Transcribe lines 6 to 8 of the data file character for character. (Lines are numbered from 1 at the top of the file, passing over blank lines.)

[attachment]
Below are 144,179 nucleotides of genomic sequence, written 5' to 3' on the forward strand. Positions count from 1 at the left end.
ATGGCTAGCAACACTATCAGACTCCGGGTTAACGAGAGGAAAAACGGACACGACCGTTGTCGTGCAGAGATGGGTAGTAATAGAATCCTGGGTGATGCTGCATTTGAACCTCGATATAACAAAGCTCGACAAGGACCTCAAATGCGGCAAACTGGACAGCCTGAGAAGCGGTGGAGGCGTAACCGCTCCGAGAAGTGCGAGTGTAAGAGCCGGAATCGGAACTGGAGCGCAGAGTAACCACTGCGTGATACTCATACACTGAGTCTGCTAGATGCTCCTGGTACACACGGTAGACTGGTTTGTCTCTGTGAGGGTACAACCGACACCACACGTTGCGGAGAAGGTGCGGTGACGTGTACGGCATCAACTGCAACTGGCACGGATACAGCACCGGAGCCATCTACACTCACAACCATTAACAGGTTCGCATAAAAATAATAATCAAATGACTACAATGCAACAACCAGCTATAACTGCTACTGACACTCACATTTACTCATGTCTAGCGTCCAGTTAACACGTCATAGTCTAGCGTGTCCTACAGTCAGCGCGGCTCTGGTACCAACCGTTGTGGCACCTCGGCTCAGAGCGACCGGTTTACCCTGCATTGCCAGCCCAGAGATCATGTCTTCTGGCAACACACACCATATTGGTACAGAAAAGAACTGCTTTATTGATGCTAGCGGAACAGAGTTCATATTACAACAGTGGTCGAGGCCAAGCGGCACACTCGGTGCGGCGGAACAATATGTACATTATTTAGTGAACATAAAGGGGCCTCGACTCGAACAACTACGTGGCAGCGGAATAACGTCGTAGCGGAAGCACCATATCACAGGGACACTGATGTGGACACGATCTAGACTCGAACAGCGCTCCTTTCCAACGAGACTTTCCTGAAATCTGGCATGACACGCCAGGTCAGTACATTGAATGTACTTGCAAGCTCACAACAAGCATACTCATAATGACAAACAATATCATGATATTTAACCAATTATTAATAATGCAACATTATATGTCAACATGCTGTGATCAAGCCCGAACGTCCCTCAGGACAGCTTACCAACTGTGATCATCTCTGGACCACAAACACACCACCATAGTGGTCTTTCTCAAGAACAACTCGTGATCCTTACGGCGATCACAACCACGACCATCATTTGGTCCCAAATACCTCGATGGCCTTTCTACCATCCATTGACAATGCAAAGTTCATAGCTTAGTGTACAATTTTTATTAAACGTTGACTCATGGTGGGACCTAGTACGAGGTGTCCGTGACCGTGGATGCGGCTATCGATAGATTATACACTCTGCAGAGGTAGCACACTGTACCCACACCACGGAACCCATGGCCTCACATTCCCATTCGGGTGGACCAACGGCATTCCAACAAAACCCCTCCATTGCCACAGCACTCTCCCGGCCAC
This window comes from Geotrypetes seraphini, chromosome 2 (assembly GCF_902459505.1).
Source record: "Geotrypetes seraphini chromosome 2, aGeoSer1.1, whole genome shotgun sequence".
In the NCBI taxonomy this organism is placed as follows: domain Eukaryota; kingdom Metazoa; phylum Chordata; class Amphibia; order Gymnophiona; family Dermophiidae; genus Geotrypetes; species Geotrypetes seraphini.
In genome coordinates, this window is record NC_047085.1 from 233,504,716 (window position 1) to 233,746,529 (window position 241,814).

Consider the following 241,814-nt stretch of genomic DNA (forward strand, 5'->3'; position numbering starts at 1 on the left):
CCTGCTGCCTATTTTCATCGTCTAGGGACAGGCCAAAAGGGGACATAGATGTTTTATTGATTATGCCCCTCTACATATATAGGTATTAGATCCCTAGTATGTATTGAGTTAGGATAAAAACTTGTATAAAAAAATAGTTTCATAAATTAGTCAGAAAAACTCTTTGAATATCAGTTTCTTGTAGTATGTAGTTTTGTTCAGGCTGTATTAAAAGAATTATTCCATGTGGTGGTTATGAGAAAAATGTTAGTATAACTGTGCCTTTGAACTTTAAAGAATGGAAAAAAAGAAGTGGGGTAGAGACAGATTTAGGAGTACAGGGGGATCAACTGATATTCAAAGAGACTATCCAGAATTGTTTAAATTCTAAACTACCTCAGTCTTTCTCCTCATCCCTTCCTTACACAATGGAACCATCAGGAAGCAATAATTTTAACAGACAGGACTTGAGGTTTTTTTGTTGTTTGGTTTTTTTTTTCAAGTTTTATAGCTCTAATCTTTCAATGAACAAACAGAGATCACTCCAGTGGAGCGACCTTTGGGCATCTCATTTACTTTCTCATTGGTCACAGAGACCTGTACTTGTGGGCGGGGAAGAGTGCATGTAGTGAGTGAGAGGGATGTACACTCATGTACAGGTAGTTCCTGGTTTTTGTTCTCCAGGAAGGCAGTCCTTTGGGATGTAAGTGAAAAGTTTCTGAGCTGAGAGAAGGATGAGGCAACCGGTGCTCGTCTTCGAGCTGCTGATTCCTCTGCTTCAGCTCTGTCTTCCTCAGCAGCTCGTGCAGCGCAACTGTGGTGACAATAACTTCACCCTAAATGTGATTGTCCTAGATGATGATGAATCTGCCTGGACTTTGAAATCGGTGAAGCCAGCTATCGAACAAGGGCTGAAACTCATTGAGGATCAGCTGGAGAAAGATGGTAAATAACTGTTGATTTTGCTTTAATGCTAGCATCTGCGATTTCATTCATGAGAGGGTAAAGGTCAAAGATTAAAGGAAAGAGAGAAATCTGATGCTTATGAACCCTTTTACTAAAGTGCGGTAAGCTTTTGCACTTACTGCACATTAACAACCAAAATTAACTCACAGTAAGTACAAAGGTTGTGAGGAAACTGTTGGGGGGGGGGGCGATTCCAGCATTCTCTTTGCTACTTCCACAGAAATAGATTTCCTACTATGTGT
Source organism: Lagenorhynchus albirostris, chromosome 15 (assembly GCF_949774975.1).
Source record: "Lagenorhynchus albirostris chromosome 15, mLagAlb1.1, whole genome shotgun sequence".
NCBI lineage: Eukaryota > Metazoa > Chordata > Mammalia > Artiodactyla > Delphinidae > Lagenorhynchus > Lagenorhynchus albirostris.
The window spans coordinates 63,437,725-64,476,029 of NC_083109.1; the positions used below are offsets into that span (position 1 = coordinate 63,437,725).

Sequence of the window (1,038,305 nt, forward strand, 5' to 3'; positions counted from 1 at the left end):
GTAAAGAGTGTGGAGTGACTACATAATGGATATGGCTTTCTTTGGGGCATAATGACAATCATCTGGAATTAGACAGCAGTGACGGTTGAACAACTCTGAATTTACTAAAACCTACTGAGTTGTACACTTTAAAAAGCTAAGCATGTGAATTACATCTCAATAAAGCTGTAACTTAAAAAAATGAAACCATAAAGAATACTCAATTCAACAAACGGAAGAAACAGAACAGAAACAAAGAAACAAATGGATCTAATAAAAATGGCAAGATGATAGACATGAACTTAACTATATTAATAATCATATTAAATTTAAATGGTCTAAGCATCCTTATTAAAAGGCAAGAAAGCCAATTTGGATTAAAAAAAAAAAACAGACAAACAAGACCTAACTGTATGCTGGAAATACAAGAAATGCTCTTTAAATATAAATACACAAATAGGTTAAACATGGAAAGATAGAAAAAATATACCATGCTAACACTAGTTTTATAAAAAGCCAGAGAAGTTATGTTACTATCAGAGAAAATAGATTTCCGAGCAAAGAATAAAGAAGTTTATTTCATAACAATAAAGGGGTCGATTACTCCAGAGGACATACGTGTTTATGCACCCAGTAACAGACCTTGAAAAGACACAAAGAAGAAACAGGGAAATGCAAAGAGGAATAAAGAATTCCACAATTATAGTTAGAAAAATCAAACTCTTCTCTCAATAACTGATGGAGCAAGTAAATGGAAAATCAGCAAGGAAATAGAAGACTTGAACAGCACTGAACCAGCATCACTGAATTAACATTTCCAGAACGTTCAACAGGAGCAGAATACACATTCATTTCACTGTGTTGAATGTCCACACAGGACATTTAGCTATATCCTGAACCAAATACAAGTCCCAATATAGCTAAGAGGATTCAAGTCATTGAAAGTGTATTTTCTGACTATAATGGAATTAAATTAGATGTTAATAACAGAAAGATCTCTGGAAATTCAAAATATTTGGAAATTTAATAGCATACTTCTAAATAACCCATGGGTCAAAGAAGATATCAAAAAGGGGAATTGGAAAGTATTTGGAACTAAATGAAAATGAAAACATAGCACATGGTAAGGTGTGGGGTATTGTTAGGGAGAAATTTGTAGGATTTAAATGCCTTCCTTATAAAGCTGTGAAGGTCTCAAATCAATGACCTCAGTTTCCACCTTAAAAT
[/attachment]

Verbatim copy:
In genome coordinates, this window is record NC_047085.1 from 233,504,716 (window position 1) to 233,746,529 (window position 241,814).

Consider the following 241,814-nt stretch of genomic DNA (forward strand, 5'->3'; position numbering starts at 1 on the left):
CCTGCTGCCTATTTTCATCGTCTAGGGACAGGCCAAAAGGGGACATAGATGTTTTATTGATTATGCCCCTCTACATATATAGGTATTAGATCCCTAGTATGTATTGAGTTAGGATAAAAACTTGTATAAAAAAATAGTTTCATAAATTAGTCAGAAAAACTCTTTGAATATCAGTTTCTTGTAGTATGTAGTTTTGTTCAGGCTGTATTAAAAGAATTATTCCATGTGGTGGTTATGAGAAAAATGTTAGTATAACTGTGCCTTTGAACTTTAAAGAATGGAAAAAAAGAAGTGGGGTAGAGACAGATTTAGGAGTACAGGGGGATCAACTGATATTCAAAGAGACTATCCAGAATTGTTTAAATTCTAAACTACCTCAGTCTTTCTCCTCATCCCTTCCTTACACAATGGAACCATCAGGAAGCAATAATTTTAACAGACAGGACTTGAGGTTTTTTTGTTGTTTGGTTTTTTTTTTCAAGTTTTATAGCTCTAATCTTTCAATGAACAAACAGAGATCACTCCAGTGGAGCGACCTTTGGGCATCTCATTTACTTTCTCATTGGTCACAGAGACCTGTACTTGTGGGCGGGGAAGAGTGCATGTAGTGAGTGAGAGGGATGTACACTCATGTACAGGTAGTTCCTGGTTTTTGTTCTCCAGGAAGGCAGTCCTTTGGGATGTAAGTGAAAAGTTTCTGAGCTGAGAGAAGGATGAGGCAACCGGTGCTCGTCTTCGAGCTGCTGATTCCTCTGCTTCAGCTCTGTCTTCCTCAGCAGCTCGTGCAGCGCAACTGTGGTGACAATAACTTCACCCTAAATGTGATTGTCCTAGATGATGATGAATCTGCCTGGACTTTGAAATCGGTGAAGCCAGCTATCGAACAAGGGCTGAAACTCATTGAGGATCAGCTGGAGAAAGATGGTAAATAACTGTTGATTTTGCTTTAATGCTAGCATCTGCGATTTCATTCATGAGAGGGTAAAGGTCAAAGATTAAAGGAAAGAGAGAAATCTGATGCTTATGAACCCTTTTACTAAAGTGCGGTAAGCTTTTGCACTTACTGCACATTAACAACCAAAATTAACTCACAGTAAGTACAAAGGTTGTGAGGAAACTGTTGGGGGGGGGGGCGATTCCAGCATTCTCTTTGCTACTTCCACAGAAATAGATTTCCTACTATGTGT